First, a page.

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VolunteerToday.com ~~ The Electronic Gazette for Volunteerism


V.T. readers ask questions about volunteer management and administration. Ask Connie, an experienced volunteer manager, consultant and trainer, provides the answers for all to see.
Send questions to AskConnieP@cs.com

~August 2003~ Topics

Dear Readers:

I have received many questions recently about volunteer/staff partnerships – how to manage and strengthen them. So I decided to share my response with everyone! Feel free to copy this article and share it with your colleagues (just be sure to give Volunteer Today the credit).

I hope your summer has been productive and restful!

Best wishes,

Productive Volunteer/Staff Partnerships
by Connie Pirtle, Volunteer Today

Productive volunteer/staff partnerships are characterized by:

  1. Two-way communication to inform both staff and volunteers about "who's doing what, when, and how."
  2. Team building that involves volunteers in all levels of the organization's planning and decision making to increase the ownership of its goals by everyone.
  3. A clear understanding by volunteers of all institutional roles including their own.
  4. Open and honest evaluation of volunteer activities by both staff and volunteers.
  5. Public and private recognition of the accomplishments of volunteers and their staff partners.

My favorite approach to guidelines for staff and volunteers is one of "expectations" for both. I've listed a few examples below so that you get the idea. Expectations are sometimes more easily accepted than "rules" or "guidelines."

Graphic Image Volunteers can expect: Graphic Image Staff members can expect:
  • to be trained for the tasks they will do
  • to understand how their work fits into the organization
  • to be thanked for their efforts
  • for their staff partners to be courteous, kind, and thoughtful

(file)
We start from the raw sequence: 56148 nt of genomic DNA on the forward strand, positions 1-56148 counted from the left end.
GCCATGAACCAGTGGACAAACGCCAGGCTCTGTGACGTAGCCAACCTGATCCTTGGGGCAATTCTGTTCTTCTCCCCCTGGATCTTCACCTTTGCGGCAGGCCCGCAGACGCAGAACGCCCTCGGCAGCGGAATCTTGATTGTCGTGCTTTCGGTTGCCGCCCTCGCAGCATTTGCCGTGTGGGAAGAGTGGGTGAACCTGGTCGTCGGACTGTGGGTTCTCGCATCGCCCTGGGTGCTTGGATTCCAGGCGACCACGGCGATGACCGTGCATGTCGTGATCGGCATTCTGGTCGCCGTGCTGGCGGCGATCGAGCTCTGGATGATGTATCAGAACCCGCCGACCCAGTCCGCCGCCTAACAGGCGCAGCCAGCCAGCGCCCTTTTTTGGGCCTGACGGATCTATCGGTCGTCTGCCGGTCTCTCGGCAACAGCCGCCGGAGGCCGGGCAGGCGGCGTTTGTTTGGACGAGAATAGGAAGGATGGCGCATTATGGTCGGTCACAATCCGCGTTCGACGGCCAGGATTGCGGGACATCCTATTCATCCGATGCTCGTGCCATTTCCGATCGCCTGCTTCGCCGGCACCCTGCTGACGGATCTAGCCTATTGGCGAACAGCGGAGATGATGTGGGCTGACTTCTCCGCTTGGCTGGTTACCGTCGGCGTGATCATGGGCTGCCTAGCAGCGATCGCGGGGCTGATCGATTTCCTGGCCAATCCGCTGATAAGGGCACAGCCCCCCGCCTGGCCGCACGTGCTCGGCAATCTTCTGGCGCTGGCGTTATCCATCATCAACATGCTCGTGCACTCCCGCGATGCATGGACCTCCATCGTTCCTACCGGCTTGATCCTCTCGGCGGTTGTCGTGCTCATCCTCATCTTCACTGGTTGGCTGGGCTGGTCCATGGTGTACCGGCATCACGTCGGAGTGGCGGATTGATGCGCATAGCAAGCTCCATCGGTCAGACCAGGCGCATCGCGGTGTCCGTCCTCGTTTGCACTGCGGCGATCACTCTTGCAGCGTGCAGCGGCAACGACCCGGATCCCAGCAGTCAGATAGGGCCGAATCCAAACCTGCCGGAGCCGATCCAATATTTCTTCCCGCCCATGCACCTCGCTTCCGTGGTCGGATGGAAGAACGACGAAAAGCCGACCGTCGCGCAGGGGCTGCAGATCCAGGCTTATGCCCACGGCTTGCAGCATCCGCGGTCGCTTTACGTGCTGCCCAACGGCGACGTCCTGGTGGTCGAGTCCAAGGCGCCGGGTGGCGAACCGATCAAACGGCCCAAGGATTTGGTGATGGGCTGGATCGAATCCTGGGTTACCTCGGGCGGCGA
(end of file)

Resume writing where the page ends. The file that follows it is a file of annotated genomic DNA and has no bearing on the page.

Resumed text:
• for volunteers to show up on time for assignments
  • for volunteers to be respectful of the demands on staff time
  • to be thanked for their efforts
  • for their volunteer partners to be courteous, kind, and thoughtful

If you're looking for specific examples of guidelines for staff working with volunteers, here are a few to consider:

Graphic Image The types of things that volunteers do (and don't do)
Graphic Image Who volunteers are and what their backgrounds are
Graphic Image What volunteers contribute to the organization
Graphic Image The role of staff members in designing volunteer jobs, recruiting, screening, and supervising
Graphic Image What to do when problems arise (volunteers who don't dress appropriately, eat on the job, don't behave appropriately, etc.)
Graphic Image
Who supervises whom and about what (lines of communication, supervision, etc.)
Graphic Image What not to do with volunteers (personal errands, meaningless/repetitious tasks, get angry, yell, etc.)
Graphic Image
How to recognize and reward volunteers (give specific examples)
Graphic Image Explain what's in it for the staff if the volunteer program works
Graphic Image
How to evaluate volunteer performance (create an evaluation form for staff to use)
Graphic Image Erase any stereotypical images of volunteers (little old ladies with blue hair)

Do you have a question? Now you too can ask an expert!

Connie Pirtle, of Strategic NonProfit-Resources, has 15 years' experience in working with volunteers. She has consulted and/or trained for such organizations as the Washington National Cathedral, Anchorage Symphony Orchestra, Chamber Music America, and the Association for Volunteer Administration.

Send your questions to Connie at AskConnieP@cs.com.
Connie Pirtle
Strategic Nonprofit Resources
10103 Edward Avenue * Bethesda, MD 20814 * VOICE: 301-530-8233 * FAX: 301-530-8299

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